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Environment should adapt to child

Very individualized

Psycho Educational Profile- increase social, coping skills

Look for cause of behavior and then provide appropriate alternate behavior

Too structured

Child focused more on charts, schedules than behavior change

- Mostly anecdotal evidence to support effectiveness

- Few non author related research on outcomes

- More empirical evidence needed to assess efficacy.

Picture Exchange Communication Systems

(See Table 3 for reference)

Focused on acquisition of communication skills

Clearly understood and initiated by child

Uses ABA based method

Picture used to show want to communicate


Not much known about experimental data.

Floor Time


(See Table 3 for reference)

Emotional development

Encourages social interaction

Build skills off existing development abilities

Used best as an adjunct therapy

No empirical, peer-reviewed studies (cannot say effective or not)

Social Stories




(See Table 3 for reference)

Increase ability to recognize point of view of others

Focus on Social Skills


Develop story to provide info to child about expectations in situation


 Not much known about experimental data.

Sensory Integration


(See Table 3 for reference)

Sensory problems

Desensitization; Understand individual sensory needs

Does not teach higher functioning skills

Little to no experimental data to assess efficacy

(cannot say effective or not)

Facilitated Communication

(See Table 3 for reference)

Communication skills caused by motor deficits

Support arm to help communicate by computer

Not scientifically validated

Many major professional assoc. oppose use

Miller Method

(Symbol Accentuation Reading Program)


(See Table 3 for reference)

Child cannot organize and understand surroundings


Use of equipment and pictures to teach reading/writing and expansion ability to interact with environment


Very few studies measuring outcomes.  Not well substantiated.

Son Rise







(See Table 3 for reference)

Total acceptance of child and ability and if child could do better, they would.

3 part teaching program for parents, etc to implement therapy

Focus on love and acceptance and motivating child to learn 

Intensive (40-hr per week) for both child and family

No peer reviewed studies show effectiveness (cannot say effective or not)






(See Table 3 for reference)

Low levels of certain vit in child (i.e. A, B1, B3, etc).

Vitamins help with creating change in body to relieve symptoms of autism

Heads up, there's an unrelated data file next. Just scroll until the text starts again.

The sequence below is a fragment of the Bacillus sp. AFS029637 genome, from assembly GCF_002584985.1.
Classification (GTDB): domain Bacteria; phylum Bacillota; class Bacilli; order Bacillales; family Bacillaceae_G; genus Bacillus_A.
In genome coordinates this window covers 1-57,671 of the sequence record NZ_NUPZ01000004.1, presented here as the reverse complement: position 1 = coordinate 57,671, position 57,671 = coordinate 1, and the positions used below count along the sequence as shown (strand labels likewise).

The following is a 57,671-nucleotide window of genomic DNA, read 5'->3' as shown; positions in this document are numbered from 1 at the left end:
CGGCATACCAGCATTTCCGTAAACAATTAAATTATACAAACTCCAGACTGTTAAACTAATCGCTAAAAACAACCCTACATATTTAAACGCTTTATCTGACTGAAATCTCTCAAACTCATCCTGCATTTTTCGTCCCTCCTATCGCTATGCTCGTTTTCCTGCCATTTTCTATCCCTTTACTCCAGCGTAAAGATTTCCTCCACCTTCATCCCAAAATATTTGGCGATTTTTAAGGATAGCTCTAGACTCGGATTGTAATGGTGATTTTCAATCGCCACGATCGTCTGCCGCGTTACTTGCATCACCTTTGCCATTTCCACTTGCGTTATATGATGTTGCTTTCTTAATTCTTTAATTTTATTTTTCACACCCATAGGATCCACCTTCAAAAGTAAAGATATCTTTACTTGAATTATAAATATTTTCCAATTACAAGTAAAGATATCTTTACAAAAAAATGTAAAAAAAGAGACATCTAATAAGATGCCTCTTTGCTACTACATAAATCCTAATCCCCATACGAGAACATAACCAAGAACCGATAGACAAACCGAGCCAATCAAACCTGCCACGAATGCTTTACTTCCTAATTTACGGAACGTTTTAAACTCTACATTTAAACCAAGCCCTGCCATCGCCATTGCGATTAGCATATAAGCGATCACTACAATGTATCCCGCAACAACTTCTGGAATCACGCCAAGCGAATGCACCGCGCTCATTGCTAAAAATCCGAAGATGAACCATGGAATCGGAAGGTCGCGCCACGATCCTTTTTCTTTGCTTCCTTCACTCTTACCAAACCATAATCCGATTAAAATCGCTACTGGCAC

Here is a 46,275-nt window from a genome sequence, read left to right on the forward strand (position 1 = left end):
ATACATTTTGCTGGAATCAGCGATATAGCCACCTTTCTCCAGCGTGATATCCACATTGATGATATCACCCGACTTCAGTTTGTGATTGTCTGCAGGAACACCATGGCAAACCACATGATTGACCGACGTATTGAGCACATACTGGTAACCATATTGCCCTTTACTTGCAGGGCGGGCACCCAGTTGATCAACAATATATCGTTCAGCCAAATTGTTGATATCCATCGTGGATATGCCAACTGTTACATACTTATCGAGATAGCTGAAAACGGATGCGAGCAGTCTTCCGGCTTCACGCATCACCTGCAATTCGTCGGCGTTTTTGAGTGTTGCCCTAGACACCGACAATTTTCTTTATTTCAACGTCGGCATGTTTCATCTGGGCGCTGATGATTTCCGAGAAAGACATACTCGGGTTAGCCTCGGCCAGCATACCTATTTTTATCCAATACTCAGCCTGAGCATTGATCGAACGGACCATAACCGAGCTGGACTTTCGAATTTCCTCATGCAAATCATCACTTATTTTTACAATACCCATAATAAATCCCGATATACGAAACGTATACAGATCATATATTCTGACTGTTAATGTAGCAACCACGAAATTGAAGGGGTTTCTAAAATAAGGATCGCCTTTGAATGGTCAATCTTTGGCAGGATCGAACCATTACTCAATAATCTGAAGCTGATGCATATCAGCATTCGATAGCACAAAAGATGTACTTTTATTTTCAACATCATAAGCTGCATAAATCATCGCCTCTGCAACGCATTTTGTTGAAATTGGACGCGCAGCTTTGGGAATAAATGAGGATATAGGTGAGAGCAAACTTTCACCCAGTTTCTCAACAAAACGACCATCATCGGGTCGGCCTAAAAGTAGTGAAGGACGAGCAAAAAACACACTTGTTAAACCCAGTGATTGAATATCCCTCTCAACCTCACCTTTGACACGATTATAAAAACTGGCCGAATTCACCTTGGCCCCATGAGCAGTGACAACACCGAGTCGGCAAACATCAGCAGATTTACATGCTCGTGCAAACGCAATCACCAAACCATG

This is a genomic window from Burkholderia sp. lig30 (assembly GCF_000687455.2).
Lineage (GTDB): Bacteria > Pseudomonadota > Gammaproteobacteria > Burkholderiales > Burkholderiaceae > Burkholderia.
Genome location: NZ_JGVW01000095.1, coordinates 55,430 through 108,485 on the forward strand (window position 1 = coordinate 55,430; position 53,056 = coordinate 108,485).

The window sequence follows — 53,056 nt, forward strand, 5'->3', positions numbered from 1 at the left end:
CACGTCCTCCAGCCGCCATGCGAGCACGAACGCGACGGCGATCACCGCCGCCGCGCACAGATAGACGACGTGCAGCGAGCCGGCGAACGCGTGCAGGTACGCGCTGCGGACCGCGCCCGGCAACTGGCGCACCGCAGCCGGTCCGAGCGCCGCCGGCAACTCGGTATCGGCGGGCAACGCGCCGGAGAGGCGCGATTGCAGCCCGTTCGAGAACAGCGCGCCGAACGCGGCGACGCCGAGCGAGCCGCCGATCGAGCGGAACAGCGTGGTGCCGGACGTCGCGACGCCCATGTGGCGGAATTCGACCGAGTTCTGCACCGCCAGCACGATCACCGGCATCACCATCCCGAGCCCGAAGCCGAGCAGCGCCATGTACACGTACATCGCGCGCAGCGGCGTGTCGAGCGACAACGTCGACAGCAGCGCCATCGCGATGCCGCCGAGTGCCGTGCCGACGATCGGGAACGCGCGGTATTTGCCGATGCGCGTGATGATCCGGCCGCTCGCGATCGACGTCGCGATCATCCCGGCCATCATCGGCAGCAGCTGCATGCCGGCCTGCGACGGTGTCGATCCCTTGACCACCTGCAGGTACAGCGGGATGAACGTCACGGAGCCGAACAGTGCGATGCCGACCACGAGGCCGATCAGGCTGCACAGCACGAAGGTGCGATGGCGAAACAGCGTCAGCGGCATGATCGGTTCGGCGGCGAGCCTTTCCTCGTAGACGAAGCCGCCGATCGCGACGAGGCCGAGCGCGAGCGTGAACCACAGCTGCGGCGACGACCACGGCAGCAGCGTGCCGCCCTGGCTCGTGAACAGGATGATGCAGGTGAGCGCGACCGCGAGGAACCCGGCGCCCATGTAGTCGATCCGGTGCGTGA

Controversial results- more robust studies needed.

Inconclusive evidence Experimental studies have not reached consensus.  Studies those show positive effect said to have design problems.  

Complementary TX.

Art/Music/Animal Therapy

Provide child with these skills, inc. social interaction and accomplishments

Used mainly as conjunct therapy and not alone





(See Table 3 for reference)

Disruptions in neuro-chemistry

Balances neurochemistry

Exact etiologies in brain unknown, medications may have unwanted side effects.

More research needed.

Shown effective in certain situations.  Only under advise of physician due to potential side effects.


This section will speak a bit to the role of medication in autism.  Frequently, autism occurs along with other psychiatric disorders, such as depression, anxiety, and mental retardation (9, 18).  A study has shown that within those that have autism 41.9% are severely mentally impaired, 29.4% are moderately mentally impaired, and 19.3% are minimally or not mentally impaired (24).  Other disorders that occur in autistic people include epilepsy, sleep disorder, self-injurious behaviors, Tourette’s syndrome, and obsessive-compulsive disorder (24).

Many times, doctors will prescribe medications to help with certain autistic symptoms and psychiatric disorders.  However, the role of medication is complex.  Any parent or guardian should know that 1) There is no known medication that will cure autism 2) Many drugs have not been approved by the Food and Drug Administration (FDA) for use in children and 3) Drugs can have some undesirable side effects.  Therefore, when seeking out medication, it is important to be aware of the potential benefits and effects.  The complex nature of medicating a child with autism (and possible psychiatric comorbidities) necessitates parental discussions with a healthcare provider.